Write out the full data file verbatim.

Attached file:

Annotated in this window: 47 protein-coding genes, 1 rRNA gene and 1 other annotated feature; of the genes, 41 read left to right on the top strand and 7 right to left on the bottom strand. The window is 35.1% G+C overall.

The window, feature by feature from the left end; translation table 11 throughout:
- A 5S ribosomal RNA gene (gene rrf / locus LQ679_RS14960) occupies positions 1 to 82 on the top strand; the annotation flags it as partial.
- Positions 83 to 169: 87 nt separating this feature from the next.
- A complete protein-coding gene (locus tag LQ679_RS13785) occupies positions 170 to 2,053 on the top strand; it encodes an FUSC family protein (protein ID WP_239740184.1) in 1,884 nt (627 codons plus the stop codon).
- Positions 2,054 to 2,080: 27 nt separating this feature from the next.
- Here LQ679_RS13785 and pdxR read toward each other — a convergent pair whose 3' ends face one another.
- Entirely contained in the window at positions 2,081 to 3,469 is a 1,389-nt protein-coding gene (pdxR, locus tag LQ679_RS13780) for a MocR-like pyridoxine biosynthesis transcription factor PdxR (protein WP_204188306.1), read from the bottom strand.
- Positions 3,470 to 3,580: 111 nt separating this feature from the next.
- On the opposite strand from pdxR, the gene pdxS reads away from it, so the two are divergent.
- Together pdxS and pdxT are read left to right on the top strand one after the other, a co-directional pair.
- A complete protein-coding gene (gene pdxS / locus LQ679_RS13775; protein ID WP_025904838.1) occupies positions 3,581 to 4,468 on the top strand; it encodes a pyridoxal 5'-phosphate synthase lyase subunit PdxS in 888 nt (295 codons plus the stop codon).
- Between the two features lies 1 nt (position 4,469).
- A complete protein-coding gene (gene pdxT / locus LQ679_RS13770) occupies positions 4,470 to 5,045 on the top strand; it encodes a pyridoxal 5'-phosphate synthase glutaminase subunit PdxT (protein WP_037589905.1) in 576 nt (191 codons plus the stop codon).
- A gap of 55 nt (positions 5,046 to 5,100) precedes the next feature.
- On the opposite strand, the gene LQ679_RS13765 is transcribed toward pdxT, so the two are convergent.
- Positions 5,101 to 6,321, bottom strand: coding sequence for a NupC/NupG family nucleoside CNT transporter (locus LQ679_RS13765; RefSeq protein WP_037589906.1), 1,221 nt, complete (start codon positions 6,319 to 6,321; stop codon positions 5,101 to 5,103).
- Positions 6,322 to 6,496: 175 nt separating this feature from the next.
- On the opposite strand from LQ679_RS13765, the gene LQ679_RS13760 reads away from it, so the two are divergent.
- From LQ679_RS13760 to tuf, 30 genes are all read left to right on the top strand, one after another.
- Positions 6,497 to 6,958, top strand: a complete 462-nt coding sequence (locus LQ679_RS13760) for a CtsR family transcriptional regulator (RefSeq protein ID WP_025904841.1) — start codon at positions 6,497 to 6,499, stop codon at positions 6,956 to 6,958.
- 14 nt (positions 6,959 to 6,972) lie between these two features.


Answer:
Annotated in this window: 47 protein-coding genes, 1 rRNA gene and 1 other annotated feature; of the genes, 41 read left to right on the top strand and 7 right to left on the bottom strand. The window is 35.1% G+C overall.

The window, feature by feature from the left end; translation table 11 throughout:
- A 5S ribosomal RNA gene (gene rrf / locus LQ679_RS14960) occupies positions 1 to 82 on the top strand; the annotation flags it as partial.
- Positions 83 to 169: 87 nt separating this feature from the next.
- A complete protein-coding gene (locus tag LQ679_RS13785) occupies positions 170 to 2,053 on the top strand; it encodes an FUSC family protein (protein ID WP_239740184.1) in 1,884 nt (627 codons plus the stop codon).
- Positions 2,054 to 2,080: 27 nt separating this feature from the next.
- Here LQ679_RS13785 and pdxR read toward each other — a convergent pair whose 3' ends face one another.
- Entirely contained in the window at positions 2,081 to 3,469 is a 1,389-nt protein-coding gene (pdxR, locus tag LQ679_RS13780) for a MocR-like pyridoxine biosynthesis transcription factor PdxR (protein WP_204188306.1), read from the bottom strand.
- Positions 3,470 to 3,580: 111 nt separating this feature from the next.
- On the opposite strand from pdxR, the gene pdxS reads away from it, so the two are divergent.
- Together pdxS and pdxT are read left to right on the top strand one after the other, a co-directional pair.
- A complete protein-coding gene (gene pdxS / locus LQ679_RS13775; protein ID WP_025904838.1) occupies positions 3,581 to 4,468 on the top strand; it encodes a pyridoxal 5'-phosphate synthase lyase subunit PdxS in 888 nt (295 codons plus the stop codon).
- Between the two features lies 1 nt (position 4,469).
- A complete protein-coding gene (gene pdxT / locus LQ679_RS13770) occupies positions 4,470 to 5,045 on the top strand; it encodes a pyridoxal 5'-phosphate synthase glutaminase subunit PdxT (protein WP_037589905.1) in 576 nt (191 codons plus the stop codon).
- A gap of 55 nt (positions 5,046 to 5,100) precedes the next feature.
- On the opposite strand, the gene LQ679_RS13765 is transcribed toward pdxT, so the two are convergent.
- Positions 5,101 to 6,321, bottom strand: coding sequence for a NupC/NupG family nucleoside CNT transporter (locus LQ679_RS13765; RefSeq protein WP_037589906.1), 1,221 nt, complete (start codon positions 6,319 to 6,321; stop codon positions 5,101 to 5,103).
- Positions 6,322 to 6,496: 175 nt separating this feature from the next.
- On the opposite strand from LQ679_RS13765, the gene LQ679_RS13760 reads away from it, so the two are divergent.
- From LQ679_RS13760 to tuf, 30 genes are all read left to right on the top strand, one after another.
- Positions 6,497 to 6,958, top strand: a complete 462-nt coding sequence (locus LQ679_RS13760) for a CtsR family transcriptional regulator (RefSeq protein ID WP_025904841.1) — start codon at positions 6,497 to 6,499, stop codon at positions 6,956 to 6,958.
- 14 nt (positions 6,959 to 6,972) lie between these two features.